Many clubs have uncertain origins, but of those where their formation is known, cricket is the next biggest source.  These range from Sheffield United and Derby County that were official spin-offs of their respective County Cricket Clubs to Aston Villa and Birmingham who were set up by cricket playing members of local church congregations.  This brings us on to another largish category; church related teams.  Not including the willow loving Brummies above, the foundations of six teams were church related.  Bolton and Everton though sunday schools, Fulham, Barnsley, Southampton and Mansfield through church parishioners.  Two clubs Accrington and Oldham really can claim to be pub sides.

Many clubs have their origins in industry.  Arsenal of course had their origins in the Woolwich Arsenal, taking on that name after a brief period as Dial Square (a place near the Royal Artillery Museum) and a further 5 years as Royal Arsenal.   West Ham were famously known as Thames Ironworks.  Coventry represented the Singer factory and were known for fifteen years as Singers F.C.  Wycombe Wanderers were founded by furniture manufactures whilst Stoke City and Man Utd. had their origins in the railways.  Millwall started life as a team representing a jam factory, which if it doesn’t explain how jammy they have been over the years, it at least tempers all that dockers nonsense they like to spout [Edit: the jam factory origins are disputed by Millwall, please see post from Lewis Moody below].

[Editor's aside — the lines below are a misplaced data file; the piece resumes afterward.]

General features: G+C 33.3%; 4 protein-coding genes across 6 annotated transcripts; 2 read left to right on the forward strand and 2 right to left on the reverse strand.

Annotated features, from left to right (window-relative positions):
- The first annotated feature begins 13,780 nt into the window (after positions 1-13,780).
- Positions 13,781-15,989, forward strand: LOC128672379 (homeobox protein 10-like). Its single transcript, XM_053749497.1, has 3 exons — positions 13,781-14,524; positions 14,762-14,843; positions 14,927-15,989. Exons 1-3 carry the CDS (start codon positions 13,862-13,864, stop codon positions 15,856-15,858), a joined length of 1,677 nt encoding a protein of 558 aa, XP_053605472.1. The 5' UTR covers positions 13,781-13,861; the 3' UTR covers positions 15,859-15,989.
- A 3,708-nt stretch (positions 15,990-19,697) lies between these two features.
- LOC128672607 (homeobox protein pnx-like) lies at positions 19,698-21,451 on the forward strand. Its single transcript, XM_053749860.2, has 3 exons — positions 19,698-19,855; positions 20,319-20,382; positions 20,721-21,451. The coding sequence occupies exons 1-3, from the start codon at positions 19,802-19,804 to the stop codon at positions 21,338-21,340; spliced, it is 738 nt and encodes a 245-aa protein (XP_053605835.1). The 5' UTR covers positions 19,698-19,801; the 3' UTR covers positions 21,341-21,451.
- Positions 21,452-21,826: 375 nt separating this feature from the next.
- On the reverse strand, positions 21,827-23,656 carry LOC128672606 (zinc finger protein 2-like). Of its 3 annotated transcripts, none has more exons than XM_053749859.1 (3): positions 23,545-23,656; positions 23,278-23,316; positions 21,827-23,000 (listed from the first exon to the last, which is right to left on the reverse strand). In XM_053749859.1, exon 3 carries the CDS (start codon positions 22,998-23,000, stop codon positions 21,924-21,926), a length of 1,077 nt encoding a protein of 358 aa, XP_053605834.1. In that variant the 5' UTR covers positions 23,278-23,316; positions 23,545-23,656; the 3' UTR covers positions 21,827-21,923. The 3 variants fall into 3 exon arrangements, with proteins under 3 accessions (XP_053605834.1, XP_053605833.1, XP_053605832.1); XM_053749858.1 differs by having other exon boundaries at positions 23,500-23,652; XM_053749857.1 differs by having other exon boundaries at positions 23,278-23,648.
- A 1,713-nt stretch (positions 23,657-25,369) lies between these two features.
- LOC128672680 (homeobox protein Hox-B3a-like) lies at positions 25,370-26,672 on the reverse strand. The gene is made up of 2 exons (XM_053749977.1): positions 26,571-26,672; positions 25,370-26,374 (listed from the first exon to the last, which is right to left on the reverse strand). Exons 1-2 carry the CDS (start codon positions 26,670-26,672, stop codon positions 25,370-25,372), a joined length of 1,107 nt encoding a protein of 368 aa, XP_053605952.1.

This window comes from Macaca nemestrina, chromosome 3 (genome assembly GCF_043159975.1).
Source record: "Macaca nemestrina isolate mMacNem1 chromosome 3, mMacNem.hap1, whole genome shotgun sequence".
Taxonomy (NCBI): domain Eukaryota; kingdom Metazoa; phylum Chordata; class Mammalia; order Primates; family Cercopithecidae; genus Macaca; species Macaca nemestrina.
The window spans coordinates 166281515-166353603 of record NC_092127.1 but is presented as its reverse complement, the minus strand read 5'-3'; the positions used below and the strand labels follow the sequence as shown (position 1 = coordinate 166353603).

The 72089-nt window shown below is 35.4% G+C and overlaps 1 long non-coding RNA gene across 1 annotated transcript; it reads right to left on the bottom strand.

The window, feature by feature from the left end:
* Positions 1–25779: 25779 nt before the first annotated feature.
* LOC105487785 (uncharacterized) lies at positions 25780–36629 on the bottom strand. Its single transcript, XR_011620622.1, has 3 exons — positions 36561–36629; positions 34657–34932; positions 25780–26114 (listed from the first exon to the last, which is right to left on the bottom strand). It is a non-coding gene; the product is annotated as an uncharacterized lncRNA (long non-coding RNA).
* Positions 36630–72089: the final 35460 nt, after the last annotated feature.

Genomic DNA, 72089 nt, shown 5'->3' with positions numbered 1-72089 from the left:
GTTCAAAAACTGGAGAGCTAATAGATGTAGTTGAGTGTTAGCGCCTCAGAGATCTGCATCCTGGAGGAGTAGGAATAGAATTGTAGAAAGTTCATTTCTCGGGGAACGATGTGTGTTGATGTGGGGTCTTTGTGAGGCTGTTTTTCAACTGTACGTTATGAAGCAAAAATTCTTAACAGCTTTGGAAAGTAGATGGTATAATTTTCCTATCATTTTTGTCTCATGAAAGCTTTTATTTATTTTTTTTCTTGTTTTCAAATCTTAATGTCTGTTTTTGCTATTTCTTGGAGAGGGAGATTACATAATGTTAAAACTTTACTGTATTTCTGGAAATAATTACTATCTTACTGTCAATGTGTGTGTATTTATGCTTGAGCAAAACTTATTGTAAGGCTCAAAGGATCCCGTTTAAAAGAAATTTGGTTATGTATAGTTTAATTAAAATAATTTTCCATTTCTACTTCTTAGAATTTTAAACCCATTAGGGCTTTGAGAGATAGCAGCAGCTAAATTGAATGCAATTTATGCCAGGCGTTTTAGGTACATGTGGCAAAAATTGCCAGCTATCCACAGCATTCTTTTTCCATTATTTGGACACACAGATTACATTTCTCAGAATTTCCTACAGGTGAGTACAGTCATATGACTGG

Five clubs were set up with the specific aim of forming professional teams.  Three of them, Liverpool, Chelsea and Crystal Palace, were set up by entrepreneurs looking to make money from sports grounds that they already owned.  Two of them Portsmouth and Southend didn’t have the grounds (though both were quick to acquire them) but still wanted to make money.  Looking at how much they’ve lost over the years it makes you wonder how those starting them would rate their ventures if they could look back now.

The final word on clubs foundations needs to go to Doncaster Rovers who were formed in 1879 to play a one-off match against the Yorkshire Institution for the Deaf.  136 years on and this temporary club are still going.

Screenshot 2015-06-13 14.33.14